Horn Farm Happenings – December 9, 2022

The Season for Learning & Growth

The slower winter pace of outdoor work at the Horn Farm has provided an opportunity for exploration and learning. This past week, HFC staff took two field trips to learn from regenerative practioners in Pennsylvania.

Our first trip was to Green Light Plants to learn about perennial plant propogation and forest farming. Dale Hendricks has been growing and propagating plants professionally since 1975. In 1988, he co-founded North Creek Nurseries, and in 2009, Dale founded Green Light Plants to build carbon-friendly and regenerative landscapes. He has been growing native, woodland and permaculture plants, organically and joyfully ever since. Dale graciously invited our entire team to his property to learn first-hand how he has implemented regenerative permaculture systems on his homestead.

We also visited Foggy Blossom Farm outside of Pittsburgh, PA to learn about growing and coppicing willow for basketry. Owners Dan and Betsy Brockett are raising a food forest and nursery in tandem with an ever-expanding willow program. Dan began teaching himself how to weave willow baskets in 2018 and he hasn’t slowed since.

Over the course of several hours, Dan walked us through Foggy Blossom Farm, teaching everything from willow-specific pests to demonstrating his harvesting and sorting processes. Learning from Dan was a unique opportunity since he is both a grower and a crafter of willow. His perspective was incredibly helpful as we make plans for managing over 800 willows for basketry that were planted in 2018 at the Horn Farm.

We are grateful to have such talented and generous friends who are willing to share their knowledge and experiences with us. We thank Dale Hendricks, Dan Brockett, and Betsy Brockett for helping our team and the Horn Farm grow!

Rebuilding the Farmhouse

Just a few months ago on October 25th, we reached the one year anniversary of the farmhouse fire. We have come a long way since, with many months spent on:

  • recovering our operations,
  • engaging contractors and architects,
  • determining our goals for the rebuild,
  • and working on the design process.

We still have work to do but we anticipate being ready to rebuild by next spring. To keep you up to date on our progress, we created a new landing page that will provide regular updates and information on the farmhoues rebuild.

Apply Today: HFC Training Programs

“I signed up for the Land Steward Training Program because I own a small farm with a woodlot and space for gardening. What I learned gave me skills and knowledge for using local energy and existing ecosystems to achieve my goals.

I’m now a lifelong student of my land. More than that, I gained lasting friendships with likeminded people in the area, and these are an important source of ongoing encouragement and volunteer labor on my farm! I’ll always be grateful for my time at the Horn Farm.”

— Chris Upham, 2021 Land Steward Training Program graduate

Each program fosters deepened connectivity with the land around us while providing hands-on practice to develop skills in your area of focus. Join us next year for a learning adventure at the Horn Farm Center!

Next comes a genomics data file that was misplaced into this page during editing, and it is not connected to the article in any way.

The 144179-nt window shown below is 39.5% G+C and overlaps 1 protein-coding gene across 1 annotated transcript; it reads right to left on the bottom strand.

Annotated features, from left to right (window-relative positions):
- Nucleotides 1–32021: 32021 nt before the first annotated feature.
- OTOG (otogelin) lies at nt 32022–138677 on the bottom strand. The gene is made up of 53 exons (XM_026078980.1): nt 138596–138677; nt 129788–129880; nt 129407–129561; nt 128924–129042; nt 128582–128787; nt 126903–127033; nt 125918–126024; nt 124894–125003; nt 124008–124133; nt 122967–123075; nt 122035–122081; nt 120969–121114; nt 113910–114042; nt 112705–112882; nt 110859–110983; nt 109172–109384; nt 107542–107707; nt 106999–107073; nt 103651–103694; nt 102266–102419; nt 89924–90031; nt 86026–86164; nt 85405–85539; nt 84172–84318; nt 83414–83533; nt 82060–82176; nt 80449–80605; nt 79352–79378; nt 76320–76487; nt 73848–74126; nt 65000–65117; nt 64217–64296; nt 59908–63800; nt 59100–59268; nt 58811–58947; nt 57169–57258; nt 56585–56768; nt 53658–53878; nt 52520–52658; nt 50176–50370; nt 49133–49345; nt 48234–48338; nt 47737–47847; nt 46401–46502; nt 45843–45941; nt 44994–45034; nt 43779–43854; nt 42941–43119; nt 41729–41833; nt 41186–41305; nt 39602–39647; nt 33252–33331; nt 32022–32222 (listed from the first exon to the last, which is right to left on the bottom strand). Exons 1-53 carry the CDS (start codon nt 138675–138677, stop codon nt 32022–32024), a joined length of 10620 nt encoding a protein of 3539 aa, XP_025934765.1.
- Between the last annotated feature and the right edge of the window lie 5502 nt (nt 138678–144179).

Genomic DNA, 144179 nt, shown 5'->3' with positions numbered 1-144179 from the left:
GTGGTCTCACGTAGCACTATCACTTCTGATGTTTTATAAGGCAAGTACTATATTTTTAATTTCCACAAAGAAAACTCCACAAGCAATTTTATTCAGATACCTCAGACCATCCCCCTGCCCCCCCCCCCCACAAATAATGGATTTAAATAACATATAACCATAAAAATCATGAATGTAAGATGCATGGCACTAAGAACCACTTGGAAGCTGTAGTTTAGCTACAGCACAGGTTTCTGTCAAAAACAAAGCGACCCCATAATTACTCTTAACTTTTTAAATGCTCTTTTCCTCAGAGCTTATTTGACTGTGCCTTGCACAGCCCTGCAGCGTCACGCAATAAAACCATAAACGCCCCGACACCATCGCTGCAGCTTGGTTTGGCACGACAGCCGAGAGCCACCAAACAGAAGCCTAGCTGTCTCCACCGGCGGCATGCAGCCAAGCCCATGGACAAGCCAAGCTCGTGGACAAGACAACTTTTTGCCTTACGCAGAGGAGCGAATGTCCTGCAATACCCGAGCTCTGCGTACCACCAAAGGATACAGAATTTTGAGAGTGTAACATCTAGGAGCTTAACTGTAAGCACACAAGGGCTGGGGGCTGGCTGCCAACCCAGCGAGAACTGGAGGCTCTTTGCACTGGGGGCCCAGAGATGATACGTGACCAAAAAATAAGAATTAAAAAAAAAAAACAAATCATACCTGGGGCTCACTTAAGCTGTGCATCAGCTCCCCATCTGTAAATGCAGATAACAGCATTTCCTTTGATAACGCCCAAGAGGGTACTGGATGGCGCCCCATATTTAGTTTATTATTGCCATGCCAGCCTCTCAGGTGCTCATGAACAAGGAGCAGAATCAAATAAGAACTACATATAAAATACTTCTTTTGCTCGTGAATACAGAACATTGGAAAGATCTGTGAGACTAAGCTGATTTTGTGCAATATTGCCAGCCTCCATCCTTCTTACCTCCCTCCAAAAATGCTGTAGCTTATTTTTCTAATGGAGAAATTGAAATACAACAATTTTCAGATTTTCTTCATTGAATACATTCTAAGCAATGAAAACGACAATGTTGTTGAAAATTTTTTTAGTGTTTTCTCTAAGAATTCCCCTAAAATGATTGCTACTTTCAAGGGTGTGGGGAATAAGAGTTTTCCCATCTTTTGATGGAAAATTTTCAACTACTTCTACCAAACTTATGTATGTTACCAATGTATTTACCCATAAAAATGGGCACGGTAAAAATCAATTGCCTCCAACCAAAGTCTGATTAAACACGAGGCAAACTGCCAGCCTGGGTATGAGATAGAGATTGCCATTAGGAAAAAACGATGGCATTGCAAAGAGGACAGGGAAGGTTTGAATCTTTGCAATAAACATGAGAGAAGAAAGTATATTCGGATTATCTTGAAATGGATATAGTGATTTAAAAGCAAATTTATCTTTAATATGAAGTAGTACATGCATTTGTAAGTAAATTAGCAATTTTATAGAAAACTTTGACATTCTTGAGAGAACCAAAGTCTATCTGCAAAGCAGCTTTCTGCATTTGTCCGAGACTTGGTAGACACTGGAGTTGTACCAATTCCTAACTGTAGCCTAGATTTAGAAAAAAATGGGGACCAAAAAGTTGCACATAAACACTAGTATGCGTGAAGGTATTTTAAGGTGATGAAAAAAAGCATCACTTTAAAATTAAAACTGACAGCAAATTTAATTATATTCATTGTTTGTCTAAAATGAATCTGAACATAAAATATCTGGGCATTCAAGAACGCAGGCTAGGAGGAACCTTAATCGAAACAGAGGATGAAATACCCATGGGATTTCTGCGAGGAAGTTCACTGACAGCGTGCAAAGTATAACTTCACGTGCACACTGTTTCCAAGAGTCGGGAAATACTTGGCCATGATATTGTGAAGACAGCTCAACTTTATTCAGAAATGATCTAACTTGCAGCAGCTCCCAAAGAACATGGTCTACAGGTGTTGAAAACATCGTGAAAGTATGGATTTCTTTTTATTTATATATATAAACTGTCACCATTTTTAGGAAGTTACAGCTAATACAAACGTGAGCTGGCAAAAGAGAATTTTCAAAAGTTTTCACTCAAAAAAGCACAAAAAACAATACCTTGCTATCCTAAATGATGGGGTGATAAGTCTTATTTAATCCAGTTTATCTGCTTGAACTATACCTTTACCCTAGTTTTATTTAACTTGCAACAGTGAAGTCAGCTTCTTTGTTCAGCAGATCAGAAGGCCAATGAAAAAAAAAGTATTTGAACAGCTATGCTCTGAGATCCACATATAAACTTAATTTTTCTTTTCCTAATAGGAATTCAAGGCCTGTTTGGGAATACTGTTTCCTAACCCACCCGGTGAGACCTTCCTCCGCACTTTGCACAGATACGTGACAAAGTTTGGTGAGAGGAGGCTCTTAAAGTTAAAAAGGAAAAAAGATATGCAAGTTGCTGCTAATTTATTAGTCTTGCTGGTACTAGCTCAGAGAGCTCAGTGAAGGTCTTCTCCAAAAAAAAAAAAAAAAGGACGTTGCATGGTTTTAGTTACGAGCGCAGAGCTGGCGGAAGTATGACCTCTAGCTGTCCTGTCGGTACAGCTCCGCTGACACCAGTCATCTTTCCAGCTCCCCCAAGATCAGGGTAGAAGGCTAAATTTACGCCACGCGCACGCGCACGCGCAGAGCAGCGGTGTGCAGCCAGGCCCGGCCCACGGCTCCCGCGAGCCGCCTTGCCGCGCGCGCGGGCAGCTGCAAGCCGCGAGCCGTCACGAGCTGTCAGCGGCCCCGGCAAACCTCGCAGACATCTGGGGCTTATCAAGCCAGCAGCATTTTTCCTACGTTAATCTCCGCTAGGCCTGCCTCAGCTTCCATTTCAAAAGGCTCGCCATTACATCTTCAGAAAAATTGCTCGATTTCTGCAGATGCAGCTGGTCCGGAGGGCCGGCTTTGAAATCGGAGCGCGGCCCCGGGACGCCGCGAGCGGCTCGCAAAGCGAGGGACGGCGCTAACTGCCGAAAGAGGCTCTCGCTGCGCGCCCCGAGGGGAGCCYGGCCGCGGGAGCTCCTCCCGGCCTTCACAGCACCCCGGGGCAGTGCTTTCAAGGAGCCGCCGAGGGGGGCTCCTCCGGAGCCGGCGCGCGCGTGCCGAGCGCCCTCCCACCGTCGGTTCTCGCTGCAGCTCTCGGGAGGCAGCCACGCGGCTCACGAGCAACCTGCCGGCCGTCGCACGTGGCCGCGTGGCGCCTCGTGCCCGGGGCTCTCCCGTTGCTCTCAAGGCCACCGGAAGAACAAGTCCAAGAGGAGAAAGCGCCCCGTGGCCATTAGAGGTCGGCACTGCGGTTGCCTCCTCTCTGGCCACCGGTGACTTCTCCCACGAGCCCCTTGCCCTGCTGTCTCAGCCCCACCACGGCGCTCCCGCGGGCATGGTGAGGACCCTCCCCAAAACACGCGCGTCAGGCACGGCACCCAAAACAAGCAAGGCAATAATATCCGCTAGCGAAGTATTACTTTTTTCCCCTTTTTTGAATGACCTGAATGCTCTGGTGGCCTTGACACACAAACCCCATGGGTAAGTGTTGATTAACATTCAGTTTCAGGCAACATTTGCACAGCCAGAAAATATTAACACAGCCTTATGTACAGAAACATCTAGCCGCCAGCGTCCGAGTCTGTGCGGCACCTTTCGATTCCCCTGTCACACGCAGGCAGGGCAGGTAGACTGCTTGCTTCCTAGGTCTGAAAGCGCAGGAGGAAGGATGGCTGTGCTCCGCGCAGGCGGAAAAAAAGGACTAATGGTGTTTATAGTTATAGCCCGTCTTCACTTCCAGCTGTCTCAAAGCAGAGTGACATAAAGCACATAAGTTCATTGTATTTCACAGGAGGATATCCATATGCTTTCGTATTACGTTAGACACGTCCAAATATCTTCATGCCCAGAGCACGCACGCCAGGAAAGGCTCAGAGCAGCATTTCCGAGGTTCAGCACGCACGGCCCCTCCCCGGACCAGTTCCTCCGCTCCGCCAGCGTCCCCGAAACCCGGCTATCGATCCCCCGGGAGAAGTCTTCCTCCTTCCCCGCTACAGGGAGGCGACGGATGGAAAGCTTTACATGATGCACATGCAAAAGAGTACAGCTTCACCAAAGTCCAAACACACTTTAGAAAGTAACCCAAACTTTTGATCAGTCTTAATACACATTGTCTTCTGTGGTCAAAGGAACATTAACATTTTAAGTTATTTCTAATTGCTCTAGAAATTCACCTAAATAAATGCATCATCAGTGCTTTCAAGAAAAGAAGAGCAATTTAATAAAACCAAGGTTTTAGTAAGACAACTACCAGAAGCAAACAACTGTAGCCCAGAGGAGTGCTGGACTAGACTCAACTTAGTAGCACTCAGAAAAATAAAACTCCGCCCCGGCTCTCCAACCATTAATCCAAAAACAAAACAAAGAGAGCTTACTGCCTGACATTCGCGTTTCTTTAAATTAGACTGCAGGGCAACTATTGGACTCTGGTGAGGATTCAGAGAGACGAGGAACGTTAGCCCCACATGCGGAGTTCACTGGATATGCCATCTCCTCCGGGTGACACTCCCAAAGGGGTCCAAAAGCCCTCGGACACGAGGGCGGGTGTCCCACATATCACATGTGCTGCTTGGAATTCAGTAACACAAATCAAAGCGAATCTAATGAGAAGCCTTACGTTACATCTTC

Each program fosters deepened connectivity with the land around us while providing hands-on practice to develop skills in your area of focus. Join us next year for a learning adventure at the Horn Farm Center!

Click here to learn more about Training Programs

In the News: Wandering in York County

History teacher and blogger, Jamie Noerpel, took a Foraging Class at the Horn Farm with five of her students. She shared their experience learning with Woodland Steward, Wilson Alvarez in her York Daily Record blog “Wandering in York County.”

We thank Jamie for capturing the essence of our educational programs and for featuring the Horn Farm Center in her blog!

Photo Credit: Jamie Noerpel







Volunteers Needed: Winter Willow Harvest

We are seeking daytime volunteers to help us complete our second annual willow tree coppicing! Community workdays are scheduled for December 13th & 14th and January 16th & 17th.

Coppicing is the process of pruning a tree or shrub to ground level in order to stimulate the growth of shoots and provide a sustainable supply of agroforestry products year to year. This winter, we are harvesting willow shoots for basketry, kindling for biochar, and live stakes.

Tasks will vary depending on our progress and volunteer counts. These can include: pruning willow branches with hand pruners (down to stump level); sorting harvested branches by height and thickness; bundling and tagging prepared branches; and carrying branches and branch bundles.

Let us know if you can join us!

Click here to Volunteer

Winter Plant & Tree Identification with Calyx

Identifying plants in the winter presents a unique set of challenges. Practicing this skill will not only strengthen your plant ID skills, but will also provide you with a renewed sense of abundance for the food and medicine available to us throughout the cold season.

Join us on Saturday,  January 28th at 1pm-4pm for a Winter Plant & Tree Identification Walk with Calyx Liddick of Northern Appalachia School.

Click here to Register for Plant ID Walk